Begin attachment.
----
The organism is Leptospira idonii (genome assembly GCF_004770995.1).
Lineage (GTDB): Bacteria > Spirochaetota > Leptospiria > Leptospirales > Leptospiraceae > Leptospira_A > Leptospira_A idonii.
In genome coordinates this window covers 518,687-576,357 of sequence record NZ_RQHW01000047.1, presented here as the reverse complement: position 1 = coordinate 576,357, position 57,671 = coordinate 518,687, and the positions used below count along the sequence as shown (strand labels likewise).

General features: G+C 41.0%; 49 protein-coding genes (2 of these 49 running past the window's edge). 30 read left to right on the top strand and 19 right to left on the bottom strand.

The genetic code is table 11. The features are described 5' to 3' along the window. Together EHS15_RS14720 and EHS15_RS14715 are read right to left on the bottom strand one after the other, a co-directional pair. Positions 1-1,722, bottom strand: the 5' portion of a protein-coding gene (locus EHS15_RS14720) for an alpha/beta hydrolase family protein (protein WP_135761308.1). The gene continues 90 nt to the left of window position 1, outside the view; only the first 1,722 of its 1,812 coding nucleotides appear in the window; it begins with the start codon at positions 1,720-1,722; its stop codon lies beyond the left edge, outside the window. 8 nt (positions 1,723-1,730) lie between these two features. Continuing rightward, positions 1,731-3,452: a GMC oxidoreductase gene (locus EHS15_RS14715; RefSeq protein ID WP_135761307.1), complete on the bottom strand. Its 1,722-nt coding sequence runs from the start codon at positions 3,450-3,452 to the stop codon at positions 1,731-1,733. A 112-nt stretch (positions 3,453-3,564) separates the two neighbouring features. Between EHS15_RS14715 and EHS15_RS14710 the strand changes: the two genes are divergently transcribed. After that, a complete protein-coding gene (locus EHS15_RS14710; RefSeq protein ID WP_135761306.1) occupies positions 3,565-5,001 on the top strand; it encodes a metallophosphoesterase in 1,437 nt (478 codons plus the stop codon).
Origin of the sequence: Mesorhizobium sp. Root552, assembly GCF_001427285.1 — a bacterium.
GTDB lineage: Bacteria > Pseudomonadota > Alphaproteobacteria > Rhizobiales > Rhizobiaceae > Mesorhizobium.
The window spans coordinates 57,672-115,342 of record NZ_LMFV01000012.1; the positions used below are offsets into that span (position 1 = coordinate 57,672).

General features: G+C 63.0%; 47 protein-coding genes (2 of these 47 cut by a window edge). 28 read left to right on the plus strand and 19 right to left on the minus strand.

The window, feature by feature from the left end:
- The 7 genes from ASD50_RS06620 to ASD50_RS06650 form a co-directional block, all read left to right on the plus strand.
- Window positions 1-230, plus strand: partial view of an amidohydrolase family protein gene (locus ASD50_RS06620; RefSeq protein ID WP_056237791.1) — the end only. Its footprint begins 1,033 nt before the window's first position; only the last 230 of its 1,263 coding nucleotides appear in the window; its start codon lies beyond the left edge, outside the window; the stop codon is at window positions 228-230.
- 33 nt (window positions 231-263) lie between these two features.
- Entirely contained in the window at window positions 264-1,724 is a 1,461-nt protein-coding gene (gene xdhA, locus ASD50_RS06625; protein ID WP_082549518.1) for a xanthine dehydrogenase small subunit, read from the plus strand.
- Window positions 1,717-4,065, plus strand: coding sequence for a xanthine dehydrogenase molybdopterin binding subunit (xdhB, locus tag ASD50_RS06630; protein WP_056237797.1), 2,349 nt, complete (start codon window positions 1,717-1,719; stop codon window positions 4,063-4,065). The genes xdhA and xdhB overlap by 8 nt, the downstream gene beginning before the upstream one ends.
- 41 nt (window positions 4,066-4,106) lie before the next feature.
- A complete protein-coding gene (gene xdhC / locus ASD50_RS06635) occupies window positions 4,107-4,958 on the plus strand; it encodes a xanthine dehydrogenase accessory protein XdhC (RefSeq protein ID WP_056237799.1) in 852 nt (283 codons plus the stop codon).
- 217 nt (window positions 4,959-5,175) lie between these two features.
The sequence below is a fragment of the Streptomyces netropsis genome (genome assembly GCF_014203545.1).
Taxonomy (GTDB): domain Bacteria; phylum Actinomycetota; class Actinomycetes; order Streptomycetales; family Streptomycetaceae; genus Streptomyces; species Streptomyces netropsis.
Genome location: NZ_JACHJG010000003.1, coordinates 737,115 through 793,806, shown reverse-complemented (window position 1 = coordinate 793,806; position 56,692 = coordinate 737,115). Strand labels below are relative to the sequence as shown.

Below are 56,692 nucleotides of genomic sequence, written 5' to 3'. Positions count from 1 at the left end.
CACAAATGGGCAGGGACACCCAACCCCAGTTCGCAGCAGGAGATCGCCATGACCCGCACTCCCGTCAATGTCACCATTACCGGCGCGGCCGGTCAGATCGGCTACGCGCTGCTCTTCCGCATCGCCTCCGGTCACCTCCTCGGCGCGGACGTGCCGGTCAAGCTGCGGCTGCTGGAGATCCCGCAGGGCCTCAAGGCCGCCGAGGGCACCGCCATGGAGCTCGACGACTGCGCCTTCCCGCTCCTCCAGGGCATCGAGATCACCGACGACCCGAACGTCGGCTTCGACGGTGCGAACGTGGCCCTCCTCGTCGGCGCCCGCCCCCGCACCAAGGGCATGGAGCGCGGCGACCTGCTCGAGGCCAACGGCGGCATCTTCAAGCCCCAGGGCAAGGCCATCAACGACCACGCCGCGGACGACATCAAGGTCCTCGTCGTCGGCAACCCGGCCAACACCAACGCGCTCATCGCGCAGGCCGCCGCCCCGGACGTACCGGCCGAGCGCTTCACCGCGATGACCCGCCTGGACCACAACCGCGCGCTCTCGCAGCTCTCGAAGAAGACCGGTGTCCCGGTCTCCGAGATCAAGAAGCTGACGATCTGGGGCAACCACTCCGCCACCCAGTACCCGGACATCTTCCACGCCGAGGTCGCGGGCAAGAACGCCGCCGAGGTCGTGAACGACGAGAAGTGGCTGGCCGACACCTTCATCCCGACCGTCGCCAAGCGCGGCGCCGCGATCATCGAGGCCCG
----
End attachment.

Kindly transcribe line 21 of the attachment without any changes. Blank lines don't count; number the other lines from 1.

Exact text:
Genome location: NZ_JACHJG010000003.1, coordinates 737,115 through 793,806, shown reverse-complemented (window position 1 = coordinate 793,806; position 56,692 = coordinate 737,115). Strand labels below are relative to the sequence as shown.